SPEECH Rubinstein Elaborates on John Nash’s Game Theory By Patrick Skeehan Special to The Hoya

Lucye Rafferty/The Hoya Professor Ariel Rubinstein discusses game theory yesterday in ICC Auditorium.

Here’s a problem: you have to share $100 with someone that you don’t know. You must offer to split the money with him in a certain way. He must accept or reject the offer, and if he rejects, neither of you will get anything.

So what do you do?

This is obviously not your normal math problem. It was, however, one of the questions posed by Professor Ariel Rubinstein, who kept faculty and students entertained with his lecture, entitled “John Nash: A Beautiful Mind and Game Theory” last night in the Intercultural Center Auditorium.

Rubinstein, is a native of Jerusalem and a professor of economics at Tel Aviv University and at Princeton University, addressed a full crowd consisting of Economics Department faculty members as well as undergraduate and graduate economics students, on the usefulness of game theory. He also gave great credit to the 1994 Nobel Laureate John Nash, the subject of the recent Academy Award-winning film, A Beautiful Mind, on his achievements regarding game theory.

Rubinstein began by talking about his first experience with John Nash, the world renowned, yet schizophrenic, mathematician.

“I had heard about a brilliant student who was said to be somewhat crazy, but what fascinates me the most is his attempt to use mathematical models to think about life,” Rubinstein said.

To help explain his points on game theory, Rubinstein provided sample problems, or “games” that applied to game theory and showed the results of the answers to the questions from schools around the nation, including Georgetown.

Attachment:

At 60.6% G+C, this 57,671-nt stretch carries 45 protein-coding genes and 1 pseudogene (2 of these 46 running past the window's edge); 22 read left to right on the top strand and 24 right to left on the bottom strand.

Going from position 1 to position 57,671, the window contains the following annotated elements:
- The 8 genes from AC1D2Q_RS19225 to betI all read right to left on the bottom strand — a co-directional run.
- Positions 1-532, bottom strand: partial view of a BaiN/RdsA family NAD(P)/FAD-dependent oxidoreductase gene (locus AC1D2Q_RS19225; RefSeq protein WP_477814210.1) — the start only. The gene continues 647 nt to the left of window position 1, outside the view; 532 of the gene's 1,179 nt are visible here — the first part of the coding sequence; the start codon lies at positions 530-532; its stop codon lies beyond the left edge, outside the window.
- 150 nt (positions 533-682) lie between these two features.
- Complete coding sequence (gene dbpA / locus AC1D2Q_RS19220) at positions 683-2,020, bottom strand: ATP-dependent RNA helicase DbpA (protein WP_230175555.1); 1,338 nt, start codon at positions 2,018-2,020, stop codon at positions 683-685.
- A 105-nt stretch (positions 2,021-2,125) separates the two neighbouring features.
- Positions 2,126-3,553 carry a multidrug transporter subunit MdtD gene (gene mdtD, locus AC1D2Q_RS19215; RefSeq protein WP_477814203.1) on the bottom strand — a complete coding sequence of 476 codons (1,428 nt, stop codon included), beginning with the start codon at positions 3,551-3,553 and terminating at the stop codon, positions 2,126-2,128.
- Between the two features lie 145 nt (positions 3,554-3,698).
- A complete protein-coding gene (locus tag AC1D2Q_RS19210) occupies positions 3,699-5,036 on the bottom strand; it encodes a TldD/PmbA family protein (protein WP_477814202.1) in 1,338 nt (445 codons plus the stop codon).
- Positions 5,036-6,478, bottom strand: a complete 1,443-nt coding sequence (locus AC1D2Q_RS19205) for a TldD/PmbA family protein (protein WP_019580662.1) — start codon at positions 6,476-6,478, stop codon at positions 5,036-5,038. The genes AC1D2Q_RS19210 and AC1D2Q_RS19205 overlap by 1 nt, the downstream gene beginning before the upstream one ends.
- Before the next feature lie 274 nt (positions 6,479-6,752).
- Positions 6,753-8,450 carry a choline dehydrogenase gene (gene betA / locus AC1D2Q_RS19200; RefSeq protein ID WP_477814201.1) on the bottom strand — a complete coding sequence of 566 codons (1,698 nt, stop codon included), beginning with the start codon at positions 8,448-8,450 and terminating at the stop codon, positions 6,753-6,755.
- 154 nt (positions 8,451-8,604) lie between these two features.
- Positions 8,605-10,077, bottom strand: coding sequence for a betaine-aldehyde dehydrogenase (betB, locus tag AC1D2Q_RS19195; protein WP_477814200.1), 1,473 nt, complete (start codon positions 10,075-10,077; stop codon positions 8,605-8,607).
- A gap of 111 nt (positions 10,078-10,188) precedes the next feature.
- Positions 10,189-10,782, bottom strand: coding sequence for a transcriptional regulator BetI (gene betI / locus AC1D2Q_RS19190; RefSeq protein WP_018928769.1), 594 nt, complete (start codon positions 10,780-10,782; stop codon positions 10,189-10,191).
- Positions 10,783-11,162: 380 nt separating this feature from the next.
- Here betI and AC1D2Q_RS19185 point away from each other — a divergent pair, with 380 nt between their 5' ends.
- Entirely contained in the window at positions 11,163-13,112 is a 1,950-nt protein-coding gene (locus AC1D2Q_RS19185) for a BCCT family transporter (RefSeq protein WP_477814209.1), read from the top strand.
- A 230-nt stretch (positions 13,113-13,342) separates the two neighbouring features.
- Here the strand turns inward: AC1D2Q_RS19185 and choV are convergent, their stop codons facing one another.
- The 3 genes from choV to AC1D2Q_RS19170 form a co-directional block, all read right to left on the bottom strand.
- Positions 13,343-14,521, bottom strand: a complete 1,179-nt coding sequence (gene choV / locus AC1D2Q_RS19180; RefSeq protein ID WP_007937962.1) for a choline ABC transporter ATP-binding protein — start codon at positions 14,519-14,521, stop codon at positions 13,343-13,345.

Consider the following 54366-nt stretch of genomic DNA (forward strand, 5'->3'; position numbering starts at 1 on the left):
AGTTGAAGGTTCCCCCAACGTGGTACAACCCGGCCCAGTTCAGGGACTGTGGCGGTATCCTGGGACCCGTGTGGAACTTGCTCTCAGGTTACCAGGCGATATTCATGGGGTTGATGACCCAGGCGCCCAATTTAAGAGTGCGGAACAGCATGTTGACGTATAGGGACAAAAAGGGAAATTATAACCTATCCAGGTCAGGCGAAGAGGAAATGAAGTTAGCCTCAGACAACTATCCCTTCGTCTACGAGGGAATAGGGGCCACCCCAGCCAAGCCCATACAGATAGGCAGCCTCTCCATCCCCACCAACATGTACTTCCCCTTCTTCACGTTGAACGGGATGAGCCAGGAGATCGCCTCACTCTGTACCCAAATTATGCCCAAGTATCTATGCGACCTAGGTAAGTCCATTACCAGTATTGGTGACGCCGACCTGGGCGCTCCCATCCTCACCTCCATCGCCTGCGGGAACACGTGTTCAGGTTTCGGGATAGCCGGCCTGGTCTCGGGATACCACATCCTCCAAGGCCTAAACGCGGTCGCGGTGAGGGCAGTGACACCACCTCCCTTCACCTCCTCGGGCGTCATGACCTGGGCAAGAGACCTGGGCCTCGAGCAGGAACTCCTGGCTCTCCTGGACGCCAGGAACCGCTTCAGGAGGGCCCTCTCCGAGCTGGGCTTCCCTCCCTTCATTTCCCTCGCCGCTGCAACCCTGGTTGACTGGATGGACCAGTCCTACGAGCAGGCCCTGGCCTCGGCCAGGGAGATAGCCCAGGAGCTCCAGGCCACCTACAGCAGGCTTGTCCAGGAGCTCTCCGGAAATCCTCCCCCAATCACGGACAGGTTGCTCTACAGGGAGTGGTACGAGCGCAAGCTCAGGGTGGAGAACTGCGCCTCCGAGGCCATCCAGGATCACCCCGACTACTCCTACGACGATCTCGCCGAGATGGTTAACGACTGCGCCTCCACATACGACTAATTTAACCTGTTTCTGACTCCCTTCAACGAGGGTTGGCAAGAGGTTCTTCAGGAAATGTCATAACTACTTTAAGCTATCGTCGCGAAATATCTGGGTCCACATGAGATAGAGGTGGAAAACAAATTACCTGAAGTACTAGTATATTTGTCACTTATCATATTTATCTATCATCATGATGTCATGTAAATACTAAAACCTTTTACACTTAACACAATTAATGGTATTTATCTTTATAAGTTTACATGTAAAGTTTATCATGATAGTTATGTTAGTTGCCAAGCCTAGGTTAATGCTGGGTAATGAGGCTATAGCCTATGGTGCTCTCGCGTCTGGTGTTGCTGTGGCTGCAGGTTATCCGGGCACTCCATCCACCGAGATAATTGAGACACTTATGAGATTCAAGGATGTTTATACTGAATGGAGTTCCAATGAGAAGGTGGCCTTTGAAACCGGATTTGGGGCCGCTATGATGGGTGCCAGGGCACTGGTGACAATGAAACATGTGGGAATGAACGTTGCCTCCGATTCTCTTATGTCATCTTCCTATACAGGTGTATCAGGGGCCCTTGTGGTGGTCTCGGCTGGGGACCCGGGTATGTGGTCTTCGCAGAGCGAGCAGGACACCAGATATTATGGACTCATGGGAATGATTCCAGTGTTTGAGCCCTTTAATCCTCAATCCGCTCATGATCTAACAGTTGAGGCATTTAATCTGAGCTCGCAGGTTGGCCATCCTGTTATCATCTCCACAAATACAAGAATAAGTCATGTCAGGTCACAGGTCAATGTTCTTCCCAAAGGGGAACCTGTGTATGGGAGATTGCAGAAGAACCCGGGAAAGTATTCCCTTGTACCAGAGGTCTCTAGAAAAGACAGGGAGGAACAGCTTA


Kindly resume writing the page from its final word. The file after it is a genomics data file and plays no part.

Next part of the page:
He also emphasized the fact that playing a game involves making judgments.

“Decision makers think rationally and rely on others before actually making a decision,” he said.

As a prerequisite, participants who came to the lecture were asked to take part in an online session of six problems that they were prompted to solve. During the lecture, Rubinstein pulled up the results and analyzed how game theory allows one to think rationally and arrive at the correct answer.

“Game theory is much similar to logic,” said Rubinstein. “It is much a relation between life and the abstract, a study of decision making in competitive situations.” Rubinstein also addressed the concepts that contributed to the famous Nash equilibrium and his personal experiences with John Nash, emphasizing that Nash’s work allowed game theory to be applied to wide methods of research.

“There exist so many fields of research with so many questions; game theory is one method we use to answer some of these questions in science, technology, economics and so much more.”

In addition, Rubinstein also addressed the accuracy of A Beautiful Mind in describing the character of Nash. He noted that the movie effectively trapped the audience in the mind of Nash, who suffered from schizophrenia for a major part of his life.

“Nash was a man who was able to prove statements that we couldn’t even fathom,” Rubinstein concluded, “but he forced us to look to the edge of our minds, and forced us to be aware of this in our own minds.”

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